Used books are great for many reasons. After having served one life, they are sent into the world to serve others. There is a smell to used books that bibliophiles appreciate. The pages yellow, they often look used. The binding might be split, the cover might be missing a corner. I like to think of them as well worn. For me, used books feel more comfortable than new books.
Used books have a story tell, one beyond the words on their pages. Some used books come complete with highlights and marginal notes. Sometimes you can see where someone stopped reading. Other times, used books are filled with unexpected treasures that enrich the book and its story.
Years ago, I got a 2-volume set of Civil War books from a cousin who was going through her father’s attic after he’d passed away, The History of the Civil War in America by John S.C. Abbott. volumes I and II. These are first editions, volume I having been printed in 1865 and volume II coming along a year later in 1866. It was hard for me to believe these books were that old given the good condition they were in. I was convinced a few years later when flipping through the first volume, I came to this unusual bookmark within.
At first I wondered what would compel someone to use a hundred dollar bill to mark a page in a book, but I suppose in the aftermath of the Civil War, Confederate money wasn’t worth very much, so marking a page provided some amount of utility.
Our church has an annual book fair and a few years ago, I picked up a complete hardcover set of Dumas Malone’s Jefferson and His Time. All 6 volumes cost something like $5. I took them home, and found a place on a shelf for them and didn’t return to them until a year or so later when I was reorganizing my bookshelves. There, I discovered two amazing things. First, tucked into Volume I was a 1986 obituary of Malone from the Washington Post, written by Martin Weil.
As it happens, Weil still writes for the Post, and when I discovered this clipping, I sent him an email telling him about what I’d found, and he wrote me a nice reply.
The second thing I discovered were that volumes I and VI in the collection I’d picked up were signed. I wonder if the people who gave the set away realized this?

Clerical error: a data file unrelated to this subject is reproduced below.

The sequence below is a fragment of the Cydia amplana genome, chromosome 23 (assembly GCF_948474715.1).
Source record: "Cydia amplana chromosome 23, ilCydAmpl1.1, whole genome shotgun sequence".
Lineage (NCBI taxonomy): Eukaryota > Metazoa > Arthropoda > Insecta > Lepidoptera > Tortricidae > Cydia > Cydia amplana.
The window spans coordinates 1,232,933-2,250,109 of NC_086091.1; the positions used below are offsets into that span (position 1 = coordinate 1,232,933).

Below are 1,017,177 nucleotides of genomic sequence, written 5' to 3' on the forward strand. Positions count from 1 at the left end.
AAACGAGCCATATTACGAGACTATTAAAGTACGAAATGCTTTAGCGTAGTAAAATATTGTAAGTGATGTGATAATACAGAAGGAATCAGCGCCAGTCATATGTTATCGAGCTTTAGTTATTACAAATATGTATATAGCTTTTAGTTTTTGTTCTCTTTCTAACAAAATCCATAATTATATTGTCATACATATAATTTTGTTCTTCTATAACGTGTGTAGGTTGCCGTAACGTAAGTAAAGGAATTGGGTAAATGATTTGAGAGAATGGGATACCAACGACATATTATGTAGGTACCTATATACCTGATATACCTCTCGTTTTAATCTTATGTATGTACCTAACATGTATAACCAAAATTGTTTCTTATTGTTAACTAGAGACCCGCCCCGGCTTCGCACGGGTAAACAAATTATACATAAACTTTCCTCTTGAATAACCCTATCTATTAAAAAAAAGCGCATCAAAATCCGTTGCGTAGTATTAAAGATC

I once picked up a 4-volume set of H.G. Wells’ The Outlines of History and flipping through them one day, found this American Legion note being used as a bookmark. The note indicates their next meeting will be on May 14, 1947, which means whoever stuck it between those pages did so nearly 75 years ago.
Later, the (same?) person opted to use this little slip to mark a page. After that, they must have run out of things at hand because they began folding the pages. Seeing a page folded like this, I wonder if the person ever made it past that page?
In a copy of The Wellsprings of Life by Isaac Asimov, I found this business card? from someone in Canoga Park, California.
I’ve discovered letters, receipts, and bookmarks within the used books I’ve gathered. But the most common thing I find are autographs. I rarely notice this ahead of time. Two examples follow, both obtained at the wonderful Iliad Bookshop formerly in North Hollywood (and now in Burbank, I believe) in the late 1990s. First, in a copy of Will and Ariel Durant’s The Lessons of History, I discovered after I’d brought it home, that it was signed.
Second, in a copy of In Joy Still Felt, the second volume of Isaac Asimov’s autobiography, I also discovered that it had been signed. It is one of three Asimov books that I have with his autograph, none of them, alas, was I able to ask for on my own.
Reading a used book, no matter what it is about, I feel like I am in some kind of communion with those who held the book before me. What did they think of it? Did they like it, hate it? Sometimes, marginal notes or underlined paragraph’s give hint. Sometimes, the book has a name inside: “FROM THE LIBRARY OF…” and I wonder what that person might be doing today, or if they are still alive.
I’ve often daydreamed about writing something in a book before giving it away, especially one which is well worn, with plenty of annotations and scuffs. It might say something like, “Dear Reader of the Future, I wonder what your world is like as you sit down to read this book. I wonder what you’ll think of it. I wonder what you’ll think upon seeing this note from the past. Will it be, as Seneca once wrote, that ‘there will come a time when our descendants will be amazed that we did not know things that are plain to them?’ What things are plain to you, that were not plain to us here in 2021?”
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